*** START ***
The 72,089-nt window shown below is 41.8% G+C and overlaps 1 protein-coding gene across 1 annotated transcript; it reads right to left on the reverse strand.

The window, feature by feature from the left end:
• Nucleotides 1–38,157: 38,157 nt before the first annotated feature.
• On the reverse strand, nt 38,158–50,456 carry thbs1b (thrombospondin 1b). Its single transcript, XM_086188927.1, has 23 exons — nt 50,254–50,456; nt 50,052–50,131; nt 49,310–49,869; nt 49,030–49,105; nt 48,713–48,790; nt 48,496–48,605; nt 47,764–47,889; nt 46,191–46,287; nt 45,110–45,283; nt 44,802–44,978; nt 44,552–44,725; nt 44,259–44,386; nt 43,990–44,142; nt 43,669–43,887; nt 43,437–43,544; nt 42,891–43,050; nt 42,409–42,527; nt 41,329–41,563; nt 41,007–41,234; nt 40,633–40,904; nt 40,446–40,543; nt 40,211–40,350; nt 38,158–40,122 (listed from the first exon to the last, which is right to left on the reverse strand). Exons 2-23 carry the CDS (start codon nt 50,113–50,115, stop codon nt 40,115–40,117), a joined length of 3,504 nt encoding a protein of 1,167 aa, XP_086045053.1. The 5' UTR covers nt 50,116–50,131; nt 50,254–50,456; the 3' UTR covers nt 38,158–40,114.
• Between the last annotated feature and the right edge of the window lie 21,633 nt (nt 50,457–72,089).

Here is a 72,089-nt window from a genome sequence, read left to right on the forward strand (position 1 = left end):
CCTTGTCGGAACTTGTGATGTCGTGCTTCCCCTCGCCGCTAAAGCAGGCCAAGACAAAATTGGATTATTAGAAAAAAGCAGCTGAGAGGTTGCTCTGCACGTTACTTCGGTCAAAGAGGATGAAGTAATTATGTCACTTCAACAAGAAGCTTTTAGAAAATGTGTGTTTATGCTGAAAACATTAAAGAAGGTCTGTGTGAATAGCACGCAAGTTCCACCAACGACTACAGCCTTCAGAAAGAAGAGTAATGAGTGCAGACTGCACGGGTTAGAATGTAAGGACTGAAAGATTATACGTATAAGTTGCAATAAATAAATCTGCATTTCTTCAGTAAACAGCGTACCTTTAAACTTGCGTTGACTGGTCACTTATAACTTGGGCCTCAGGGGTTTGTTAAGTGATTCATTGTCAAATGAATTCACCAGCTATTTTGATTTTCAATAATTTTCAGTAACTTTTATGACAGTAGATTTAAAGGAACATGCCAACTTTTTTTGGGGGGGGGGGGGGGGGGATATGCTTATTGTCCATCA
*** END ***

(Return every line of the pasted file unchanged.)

The 72,089-nt window shown below is 41.8% G+C and overlaps 1 protein-coding gene across 1 annotated transcript; it reads right to left on the reverse strand.

The window, feature by feature from the left end:
• Nucleotides 1–38,157: 38,157 nt before the first annotated feature.
• On the reverse strand, nt 38,158–50,456 carry thbs1b (thrombospondin 1b). Its single transcript, XM_086188927.1, has 23 exons — nt 50,254–50,456; nt 50,052–50,131; nt 49,310–49,869; nt 49,030–49,105; nt 48,713–48,790; nt 48,496–48,605; nt 47,764–47,889; nt 46,191–46,287; nt 45,110–45,283; nt 44,802–44,978; nt 44,552–44,725; nt 44,259–44,386; nt 43,990–44,142; nt 43,669–43,887; nt 43,437–43,544; nt 42,891–43,050; nt 42,409–42,527; nt 41,329–41,563; nt 41,007–41,234; nt 40,633–40,904; nt 40,446–40,543; nt 40,211–40,350; nt 38,158–40,122 (listed from the first exon to the last, which is right to left on the reverse strand). Exons 2-23 carry the CDS (start codon nt 50,113–50,115, stop codon nt 40,115–40,117), a joined length of 3,504 nt encoding a protein of 1,167 aa, XP_086045053.1. The 5' UTR covers nt 50,116–50,131; nt 50,254–50,456; the 3' UTR covers nt 38,158–40,114.
• Between the last annotated feature and the right edge of the window lie 21,633 nt (nt 50,457–72,089).

Here is a 72,089-nt window from a genome sequence, read left to right on the forward strand (position 1 = left end):
CCTTGTCGGAACTTGTGATGTCGTGCTTCCCCTCGCCGCTAAAGCAGGCCAAGACAAAATTGGATTATTAGAAAAAAGCAGCTGAGAGGTTGCTCTGCACGTTACTTCGGTCAAAGAGGATGAAGTAATTATGTCACTTCAACAAGAAGCTTTTAGAAAATGTGTGTTTATGCTGAAAACATTAAAGAAGGTCTGTGTGAATAGCACGCAAGTTCCACCAACGACTACAGCCTTCAGAAAGAAGAGTAATGAGTGCAGACTGCACGGGTTAGAATGTAAGGACTGAAAGATTATACGTATAAGTTGCAATAAATAAATCTGCATTTCTTCAGTAAACAGCGTACCTTTAAACTTGCGTTGACTGGTCACTTATAACTTGGGCCTCAGGGGTTTGTTAAGTGATTCATTGTCAAATGAATTCACCAGCTATTTTGATTTTCAATAATTTTCAGTAACTTTTATGACAGTAGATTTAAAGGAACATGCCAACTTTTTTTGGGGGGGGGGGGGGGGGGATATGCTTATTGTCCATCA